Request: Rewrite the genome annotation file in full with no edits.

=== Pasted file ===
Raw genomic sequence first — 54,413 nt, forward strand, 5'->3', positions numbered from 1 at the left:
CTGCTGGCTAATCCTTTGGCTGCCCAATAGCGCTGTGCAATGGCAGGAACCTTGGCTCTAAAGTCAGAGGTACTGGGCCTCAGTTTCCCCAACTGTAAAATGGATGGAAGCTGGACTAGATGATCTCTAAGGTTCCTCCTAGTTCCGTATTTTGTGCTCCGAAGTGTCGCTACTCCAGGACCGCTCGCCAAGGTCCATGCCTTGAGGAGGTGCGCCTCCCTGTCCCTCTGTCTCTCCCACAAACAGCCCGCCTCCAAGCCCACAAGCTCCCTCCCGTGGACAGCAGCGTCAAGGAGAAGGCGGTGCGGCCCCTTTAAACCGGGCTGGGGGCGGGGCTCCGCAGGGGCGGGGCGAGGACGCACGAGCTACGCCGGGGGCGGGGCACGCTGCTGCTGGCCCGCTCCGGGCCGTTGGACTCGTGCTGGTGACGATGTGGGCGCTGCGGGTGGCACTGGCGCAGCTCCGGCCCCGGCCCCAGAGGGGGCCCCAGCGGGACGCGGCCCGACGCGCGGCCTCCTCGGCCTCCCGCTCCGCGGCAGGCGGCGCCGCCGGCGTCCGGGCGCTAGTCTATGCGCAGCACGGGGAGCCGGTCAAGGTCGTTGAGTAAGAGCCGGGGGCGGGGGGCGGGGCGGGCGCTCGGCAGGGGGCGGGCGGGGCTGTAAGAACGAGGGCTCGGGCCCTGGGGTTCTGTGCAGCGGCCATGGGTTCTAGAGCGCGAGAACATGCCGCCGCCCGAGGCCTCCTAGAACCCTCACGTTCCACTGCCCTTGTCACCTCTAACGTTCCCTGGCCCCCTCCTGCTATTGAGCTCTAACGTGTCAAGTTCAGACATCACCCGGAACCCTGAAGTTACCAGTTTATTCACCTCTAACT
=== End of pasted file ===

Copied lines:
Raw genomic sequence first — 54,413 nt, forward strand, 5'->3', positions numbered from 1 at the left:
CTGCTGGCTAATCCTTTGGCTGCCCAATAGCGCTGTGCAATGGCAGGAACCTTGGCTCTAAAGTCAGAGGTACTGGGCCTCAGTTTCCCCAACTGTAAAATGGATGGAAGCTGGACTAGATGATCTCTAAGGTTCCTCCTAGTTCCGTATTTTGTGCTCCGAAGTGTCGCTACTCCAGGACCGCTCGCCAAGGTCCATGCCTTGAGGAGGTGCGCCTCCCTGTCCCTCTGTCTCTCCCACAAACAGCCCGCCTCCAAGCCCACAAGCTCCCTCCCGTGGACAGCAGCGTCAAGGAGAAGGCGGTGCGGCCCCTTTAAACCGGGCTGGGGGCGGGGCTCCGCAGGGGCGGGGCGAGGACGCACGAGCTACGCCGGGGGCGGGGCACGCTGCTGCTGGCCCGCTCCGGGCCGTTGGACTCGTGCTGGTGACGATGTGGGCGCTGCGGGTGGCACTGGCGCAGCTCCGGCCCCGGCCCCAGAGGGGGCCCCAGCGGGACGCGGCCCGACGCGCGGCCTCCTCGGCCTCCCGCTCCGCGGCAGGCGGCGCCGCCGGCGTCCGGGCGCTAGTCTATGCGCAGCACGGGGAGCCGGTCAAGGTCGTTGAGTAAGAGCCGGGGGCGGGGGGCGGGGCGGGCGCTCGGCAGGGGGCGGGCGGGGCTGTAAGAACGAGGGCTCGGGCCCTGGGGTTCTGTGCAGCGGCCATGGGTTCTAGAGCGCGAGAACATGCCGCCGCCCGAGGCCTCCTAGAACCCTCACGTTCCACTGCCCTTGTCACCTCTAACGTTCCCTGGCCCCCTCCTGCTATTGAGCTCTAACGTGTCAAGTTCAGACATCACCCGGAACCCTGAAGTTACCAGTTTATTCACCTCTAACT